"The Wedding Date" takes predictable turns along the way to its inevitable happily-ever-after ending but these turns are occasionally amusing. There is much by way of formula here, though, with such films as "Four Weddings and a Funeral" showing their influence in this by-the-numbers romantic comedy.
Messing, known for her starring turn on TV's "Will& Grace," has not been given a lead in a film up to now, with only supporting characters under her belt. Her performance in "The Wedding Date" is tentative, at best, as she is overshadowed at times by the supporting cast - particularly Holland Taylor as her outspoken, domineering mother, Bunny. Mulroney does a OK job as the suave escort, Nick, but never really gets above the two-dimensions of his character. Support fares better with Taylor, as Kat's mom, Peter Egan, as her kindly step dad and Sarah Parish as Kat's sassy cousin TJ overshadowing the leads.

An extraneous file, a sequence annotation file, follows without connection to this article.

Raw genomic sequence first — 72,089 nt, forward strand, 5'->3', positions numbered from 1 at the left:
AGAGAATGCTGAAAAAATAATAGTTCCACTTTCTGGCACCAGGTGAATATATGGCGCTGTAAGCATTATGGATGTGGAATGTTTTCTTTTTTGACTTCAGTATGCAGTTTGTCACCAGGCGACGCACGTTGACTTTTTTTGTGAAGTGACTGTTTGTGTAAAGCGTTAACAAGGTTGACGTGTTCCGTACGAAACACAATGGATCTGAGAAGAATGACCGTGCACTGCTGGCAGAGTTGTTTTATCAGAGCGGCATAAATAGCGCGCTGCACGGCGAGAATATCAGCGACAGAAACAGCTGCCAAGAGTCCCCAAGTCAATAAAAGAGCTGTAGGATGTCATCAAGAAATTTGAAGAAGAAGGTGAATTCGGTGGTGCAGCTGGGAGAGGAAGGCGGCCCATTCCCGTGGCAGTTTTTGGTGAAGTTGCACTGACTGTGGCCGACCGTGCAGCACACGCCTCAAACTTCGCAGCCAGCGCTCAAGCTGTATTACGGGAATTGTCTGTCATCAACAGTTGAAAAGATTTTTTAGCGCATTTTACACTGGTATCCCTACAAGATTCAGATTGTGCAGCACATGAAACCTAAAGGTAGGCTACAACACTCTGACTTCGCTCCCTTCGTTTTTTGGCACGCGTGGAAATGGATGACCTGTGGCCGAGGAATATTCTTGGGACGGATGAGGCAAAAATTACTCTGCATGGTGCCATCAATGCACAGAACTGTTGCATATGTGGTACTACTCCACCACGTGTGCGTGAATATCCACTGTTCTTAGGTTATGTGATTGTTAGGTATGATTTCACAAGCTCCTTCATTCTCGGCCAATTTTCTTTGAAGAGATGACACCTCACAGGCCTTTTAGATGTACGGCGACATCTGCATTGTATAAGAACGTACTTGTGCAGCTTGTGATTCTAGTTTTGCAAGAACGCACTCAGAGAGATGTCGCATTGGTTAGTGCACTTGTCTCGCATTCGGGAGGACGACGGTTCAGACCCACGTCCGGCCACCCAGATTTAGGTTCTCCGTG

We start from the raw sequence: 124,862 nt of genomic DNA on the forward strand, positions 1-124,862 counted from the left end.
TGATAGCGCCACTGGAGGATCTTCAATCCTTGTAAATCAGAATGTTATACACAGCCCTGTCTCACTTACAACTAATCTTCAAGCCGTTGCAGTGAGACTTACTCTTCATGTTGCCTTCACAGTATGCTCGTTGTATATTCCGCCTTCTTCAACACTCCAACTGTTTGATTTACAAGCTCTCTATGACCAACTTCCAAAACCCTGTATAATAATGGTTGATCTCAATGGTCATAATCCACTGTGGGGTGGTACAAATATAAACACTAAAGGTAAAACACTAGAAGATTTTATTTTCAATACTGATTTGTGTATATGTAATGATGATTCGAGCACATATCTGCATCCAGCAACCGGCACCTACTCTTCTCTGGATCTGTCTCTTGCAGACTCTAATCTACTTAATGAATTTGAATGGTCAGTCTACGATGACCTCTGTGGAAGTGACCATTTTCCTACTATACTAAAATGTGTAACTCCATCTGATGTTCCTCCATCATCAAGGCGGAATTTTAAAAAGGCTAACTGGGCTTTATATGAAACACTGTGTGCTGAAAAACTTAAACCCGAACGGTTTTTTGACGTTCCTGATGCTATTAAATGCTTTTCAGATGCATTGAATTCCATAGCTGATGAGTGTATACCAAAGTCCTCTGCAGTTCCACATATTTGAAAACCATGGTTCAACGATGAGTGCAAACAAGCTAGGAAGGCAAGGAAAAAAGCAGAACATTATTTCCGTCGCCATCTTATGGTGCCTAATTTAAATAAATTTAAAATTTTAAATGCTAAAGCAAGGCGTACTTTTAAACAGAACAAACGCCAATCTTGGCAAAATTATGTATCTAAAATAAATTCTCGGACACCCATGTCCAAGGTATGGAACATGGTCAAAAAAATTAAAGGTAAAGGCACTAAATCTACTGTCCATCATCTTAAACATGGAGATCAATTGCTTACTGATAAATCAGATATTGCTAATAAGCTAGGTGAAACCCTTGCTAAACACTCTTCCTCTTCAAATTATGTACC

"The Wedding Date" might make a decent date movie for less discerning 20-something auds but should really be relegated to video where you won't have to shell out $20+ to see it at a theater. I give it a C.